City train whistles go silen

Progress Staff Writer

The train whistles have fallen silent in Pontotoc.
The wailing sound of a lonesome train whistle has been hushed, the rumbling sound of a midnight train has been stopped, and an era of train traffic has gone forever.
Pontotoc’s only train track has been abandoned and removed.
The 42-mile segment of railroad has officially been abandoned by Mississippi Tennessee Railroad LLC.
“Hust Brothers out of California t are getting the track rails, all steel portion of the rail and cross ties that they are interested in purchasing,” said Randy Cundiff, vice president of Ironhorse Resources, Inc. out of O’Fallon, Illinois.
“However, we set aside four or five miles just south of New Albany for the Wellspring project in case they need that for the megasite.
“We have retained that part of the corridor just north of Ecru be stopping a mile north of Ecru.”
The reason for abandoning the 42 mile segment of rail line that runs between New Albany in Union County to Houston in Chickasaw county is economics.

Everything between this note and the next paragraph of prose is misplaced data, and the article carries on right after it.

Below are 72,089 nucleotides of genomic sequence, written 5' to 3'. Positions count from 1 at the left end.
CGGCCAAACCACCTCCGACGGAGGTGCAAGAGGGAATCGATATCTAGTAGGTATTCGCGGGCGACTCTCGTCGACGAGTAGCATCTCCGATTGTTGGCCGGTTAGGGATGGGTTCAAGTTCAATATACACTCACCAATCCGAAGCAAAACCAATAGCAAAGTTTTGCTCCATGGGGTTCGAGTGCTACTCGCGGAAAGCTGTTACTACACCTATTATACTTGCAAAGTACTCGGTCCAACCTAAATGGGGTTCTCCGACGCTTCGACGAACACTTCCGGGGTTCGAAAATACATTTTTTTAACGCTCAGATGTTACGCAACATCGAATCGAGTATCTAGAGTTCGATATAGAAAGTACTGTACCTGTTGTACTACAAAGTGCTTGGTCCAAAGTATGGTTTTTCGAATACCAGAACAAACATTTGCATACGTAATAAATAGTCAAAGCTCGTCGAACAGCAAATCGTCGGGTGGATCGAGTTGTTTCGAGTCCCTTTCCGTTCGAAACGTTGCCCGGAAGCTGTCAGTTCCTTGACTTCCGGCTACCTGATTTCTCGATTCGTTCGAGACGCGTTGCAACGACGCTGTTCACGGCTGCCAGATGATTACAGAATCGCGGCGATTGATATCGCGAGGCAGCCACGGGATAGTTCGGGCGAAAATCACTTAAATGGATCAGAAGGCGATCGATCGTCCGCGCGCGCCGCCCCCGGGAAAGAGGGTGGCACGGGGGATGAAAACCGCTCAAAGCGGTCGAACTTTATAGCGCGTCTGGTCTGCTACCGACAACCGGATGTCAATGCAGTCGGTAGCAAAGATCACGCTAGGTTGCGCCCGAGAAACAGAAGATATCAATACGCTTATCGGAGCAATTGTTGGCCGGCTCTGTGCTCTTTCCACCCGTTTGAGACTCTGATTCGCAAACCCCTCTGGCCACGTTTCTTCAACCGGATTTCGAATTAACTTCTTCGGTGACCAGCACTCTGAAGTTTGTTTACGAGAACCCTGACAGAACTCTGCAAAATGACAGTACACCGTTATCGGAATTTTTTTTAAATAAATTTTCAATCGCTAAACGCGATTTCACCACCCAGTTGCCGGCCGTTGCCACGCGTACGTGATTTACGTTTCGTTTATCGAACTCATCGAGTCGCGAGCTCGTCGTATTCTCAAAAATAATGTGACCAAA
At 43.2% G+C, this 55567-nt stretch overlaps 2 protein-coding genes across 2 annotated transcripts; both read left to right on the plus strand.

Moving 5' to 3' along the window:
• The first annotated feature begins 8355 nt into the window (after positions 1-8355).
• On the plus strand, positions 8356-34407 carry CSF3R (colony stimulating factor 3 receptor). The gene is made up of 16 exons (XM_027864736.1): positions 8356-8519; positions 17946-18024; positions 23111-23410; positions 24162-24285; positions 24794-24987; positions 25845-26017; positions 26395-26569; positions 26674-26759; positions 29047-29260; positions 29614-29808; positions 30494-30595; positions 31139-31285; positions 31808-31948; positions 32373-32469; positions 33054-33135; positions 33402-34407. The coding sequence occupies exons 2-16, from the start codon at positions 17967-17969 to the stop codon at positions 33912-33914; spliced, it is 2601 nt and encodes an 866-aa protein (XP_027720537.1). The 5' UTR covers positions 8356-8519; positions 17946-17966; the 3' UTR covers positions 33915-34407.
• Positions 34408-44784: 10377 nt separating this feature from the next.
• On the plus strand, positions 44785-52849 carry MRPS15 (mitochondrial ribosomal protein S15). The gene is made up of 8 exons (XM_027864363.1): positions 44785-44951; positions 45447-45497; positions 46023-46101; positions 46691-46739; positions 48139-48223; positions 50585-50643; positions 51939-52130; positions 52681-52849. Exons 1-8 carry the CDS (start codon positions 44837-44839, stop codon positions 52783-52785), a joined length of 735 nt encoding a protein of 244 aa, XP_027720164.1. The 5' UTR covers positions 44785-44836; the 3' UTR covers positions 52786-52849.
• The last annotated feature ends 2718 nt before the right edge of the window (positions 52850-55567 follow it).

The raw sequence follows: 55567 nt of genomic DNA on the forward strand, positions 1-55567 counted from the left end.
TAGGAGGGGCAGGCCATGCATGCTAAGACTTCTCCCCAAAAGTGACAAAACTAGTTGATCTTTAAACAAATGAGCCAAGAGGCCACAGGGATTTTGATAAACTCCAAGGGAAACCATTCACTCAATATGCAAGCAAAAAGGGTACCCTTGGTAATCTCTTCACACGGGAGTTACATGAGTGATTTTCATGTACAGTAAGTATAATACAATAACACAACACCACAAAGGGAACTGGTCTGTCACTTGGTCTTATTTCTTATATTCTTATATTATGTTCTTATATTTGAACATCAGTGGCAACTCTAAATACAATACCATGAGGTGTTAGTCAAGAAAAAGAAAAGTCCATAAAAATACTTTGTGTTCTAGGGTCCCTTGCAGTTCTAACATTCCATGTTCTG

“Car volume on this segment has radically declined from 3,000+ loads a year to the current estimated loads of about 500 for the current year,” said Cundiff.
A mother’s memories
But for one lady, the removal of the train tracks seems more personal.
Aneita Carnes Waldrop, who lives on Montgomery Street, has heard the train rumble through the hollow beside her home for 46 years.
“It was hard for me to realize there wouldn’t be a track through here any more. It was sad when they started taking it up. I guess progress has to go on.”
Aneita said her grandchildren have spent a lot of time walking those tracks with their step-grandfather.
She never minded living beside the tracks and hearing the clicketty-clack of the steel wheels popping the rails and the blaring horn sound in the night. It was a routine part of her day.
“The train never bothered me, it was company, I guess. I watched it a lot, it was fun.”
Not only have her grandchildren enjoyed the tracks, but Aneta’s children have grown up with them.
“It is like a piece of their childhood is leaving.”
Aneita said she hopes the land the tracks were on won’t be left to grow up and be unsightly.
“I’m hoping something can be done with it to benefit the community.”

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